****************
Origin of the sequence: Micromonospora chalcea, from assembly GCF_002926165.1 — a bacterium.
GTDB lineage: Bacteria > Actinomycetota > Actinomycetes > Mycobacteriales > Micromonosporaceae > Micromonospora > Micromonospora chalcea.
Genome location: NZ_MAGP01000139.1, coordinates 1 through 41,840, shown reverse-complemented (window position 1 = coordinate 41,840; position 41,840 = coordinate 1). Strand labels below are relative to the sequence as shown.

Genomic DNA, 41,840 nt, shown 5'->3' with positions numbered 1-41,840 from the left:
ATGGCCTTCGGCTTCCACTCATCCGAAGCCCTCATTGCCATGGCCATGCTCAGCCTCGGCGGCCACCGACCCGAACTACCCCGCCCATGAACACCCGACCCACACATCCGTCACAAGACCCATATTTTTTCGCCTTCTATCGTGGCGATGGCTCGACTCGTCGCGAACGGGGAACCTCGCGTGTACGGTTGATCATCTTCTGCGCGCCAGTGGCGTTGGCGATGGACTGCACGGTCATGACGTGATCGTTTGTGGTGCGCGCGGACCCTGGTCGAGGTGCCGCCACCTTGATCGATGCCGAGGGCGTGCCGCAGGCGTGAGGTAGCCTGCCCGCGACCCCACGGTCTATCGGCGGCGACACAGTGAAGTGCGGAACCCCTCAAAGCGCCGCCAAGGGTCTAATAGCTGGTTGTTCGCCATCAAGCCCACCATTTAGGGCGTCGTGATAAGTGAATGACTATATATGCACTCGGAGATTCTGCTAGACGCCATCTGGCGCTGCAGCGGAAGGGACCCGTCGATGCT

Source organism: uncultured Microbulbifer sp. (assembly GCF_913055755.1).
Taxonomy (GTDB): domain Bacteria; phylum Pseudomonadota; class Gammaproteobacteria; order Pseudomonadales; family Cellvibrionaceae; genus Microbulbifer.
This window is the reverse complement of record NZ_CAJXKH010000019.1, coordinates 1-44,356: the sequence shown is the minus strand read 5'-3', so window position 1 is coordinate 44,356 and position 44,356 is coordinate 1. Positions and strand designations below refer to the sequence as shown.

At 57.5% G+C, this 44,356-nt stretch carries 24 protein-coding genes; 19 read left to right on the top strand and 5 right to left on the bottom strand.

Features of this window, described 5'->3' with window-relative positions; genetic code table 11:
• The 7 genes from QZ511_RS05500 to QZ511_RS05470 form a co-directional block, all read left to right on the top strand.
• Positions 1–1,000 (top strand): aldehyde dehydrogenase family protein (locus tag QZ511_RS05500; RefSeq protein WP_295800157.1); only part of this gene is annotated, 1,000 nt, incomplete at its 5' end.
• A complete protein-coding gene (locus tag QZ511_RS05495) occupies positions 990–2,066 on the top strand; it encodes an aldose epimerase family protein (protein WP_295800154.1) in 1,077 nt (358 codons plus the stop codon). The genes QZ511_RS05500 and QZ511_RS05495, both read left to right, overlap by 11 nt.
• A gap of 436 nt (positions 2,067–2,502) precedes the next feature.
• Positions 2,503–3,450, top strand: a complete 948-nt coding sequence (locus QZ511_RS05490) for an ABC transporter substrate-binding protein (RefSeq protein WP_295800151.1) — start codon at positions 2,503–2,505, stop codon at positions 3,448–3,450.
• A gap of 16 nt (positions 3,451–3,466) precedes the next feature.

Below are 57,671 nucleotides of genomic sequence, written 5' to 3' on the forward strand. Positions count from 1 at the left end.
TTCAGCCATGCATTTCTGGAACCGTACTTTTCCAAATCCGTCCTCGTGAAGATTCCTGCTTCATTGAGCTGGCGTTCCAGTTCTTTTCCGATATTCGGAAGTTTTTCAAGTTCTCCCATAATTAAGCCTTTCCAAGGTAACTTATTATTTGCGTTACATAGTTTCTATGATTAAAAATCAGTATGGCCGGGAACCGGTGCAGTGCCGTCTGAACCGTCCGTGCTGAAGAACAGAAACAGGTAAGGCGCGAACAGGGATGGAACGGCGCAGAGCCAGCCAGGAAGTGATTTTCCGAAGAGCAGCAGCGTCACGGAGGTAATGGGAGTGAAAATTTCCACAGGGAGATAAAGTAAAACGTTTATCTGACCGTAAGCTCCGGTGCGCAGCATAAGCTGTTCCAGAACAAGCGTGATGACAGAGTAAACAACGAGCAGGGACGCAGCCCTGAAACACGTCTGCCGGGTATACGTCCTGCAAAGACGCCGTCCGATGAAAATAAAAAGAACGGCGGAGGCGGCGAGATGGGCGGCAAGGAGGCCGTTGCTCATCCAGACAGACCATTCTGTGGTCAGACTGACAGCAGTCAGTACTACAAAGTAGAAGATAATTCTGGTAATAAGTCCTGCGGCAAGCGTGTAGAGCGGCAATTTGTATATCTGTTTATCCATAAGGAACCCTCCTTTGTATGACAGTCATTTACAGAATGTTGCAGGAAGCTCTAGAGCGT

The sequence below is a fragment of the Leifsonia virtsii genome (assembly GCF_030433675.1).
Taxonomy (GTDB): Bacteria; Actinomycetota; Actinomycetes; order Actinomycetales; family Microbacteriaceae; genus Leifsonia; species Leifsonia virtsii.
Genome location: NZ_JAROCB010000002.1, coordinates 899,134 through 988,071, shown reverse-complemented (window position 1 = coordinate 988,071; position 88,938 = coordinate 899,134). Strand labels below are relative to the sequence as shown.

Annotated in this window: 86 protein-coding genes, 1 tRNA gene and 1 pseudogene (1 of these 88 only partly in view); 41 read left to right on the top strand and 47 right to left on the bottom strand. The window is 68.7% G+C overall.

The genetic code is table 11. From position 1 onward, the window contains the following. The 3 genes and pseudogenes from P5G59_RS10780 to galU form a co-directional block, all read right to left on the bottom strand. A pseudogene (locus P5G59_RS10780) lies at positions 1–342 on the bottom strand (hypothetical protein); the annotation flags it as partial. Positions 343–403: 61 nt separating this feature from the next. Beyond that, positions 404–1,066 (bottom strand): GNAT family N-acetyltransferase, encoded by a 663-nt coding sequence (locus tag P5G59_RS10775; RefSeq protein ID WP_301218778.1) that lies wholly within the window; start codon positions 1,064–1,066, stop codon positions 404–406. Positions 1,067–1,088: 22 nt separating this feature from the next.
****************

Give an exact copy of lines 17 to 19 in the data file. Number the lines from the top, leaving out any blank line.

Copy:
Below are 57,671 nucleotides of genomic sequence, written 5' to 3' on the forward strand. Positions count from 1 at the left end.
TTCAGCCATGCATTTCTGGAACCGTACTTTTCCAAATCCGTCCTCGTGAAGATTCCTGCTTCATTGAGCTGGCGTTCCAGTTCTTTTCCGATATTCGGAAGTTTTTCAAGTTCTCCCATAATTAAGCCTTTCCAAGGTAACTTATTATTTGCGTTACATAGTTTCTATGATTAAAAATCAGTATGGCCGGGAACCGGTGCAGTGCCGTCTGAACCGTCCGTGCTGAAGAACAGAAACAGGTAAGGCGCGAACAGGGATGGAACGGCGCAGAGCCAGCCAGGAAGTGATTTTCCGAAGAGCAGCAGCGTCACGGAGGTAATGGGAGTGAAAATTTCCACAGGGAGATAAAGTAAAACGTTTATCTGACCGTAAGCTCCGGTGCGCAGCATAAGCTGTTCCAGAACAAGCGTGATGACAGAGTAAACAACGAGCAGGGACGCAGCCCTGAAACACGTCTGCCGGGTATACGTCCTGCAAAGACGCCGTCCGATGAAAATAAAAAGAACGGCGGAGGCGGCGAGATGGGCGGCAAGGAGGCCGTTGCTCATCCAGACAGACCATTCTGTGGTCAGACTGACAGCAGTCAGTACTACAAAGTAGAAGATAATTCTGGTAATAAGTCCTGCGGCAAGCGTGTAGAGCGGCAATTTGTATATCTGTTTATCCATAAGGAACCCTCCTTTGTATGACAGTCATTTACAGAATGTTGCAGGAAGCTCTAGAGCGT

The sequence below is a fragment of the Leifsonia virtsii genome (assembly GCF_030433675.1).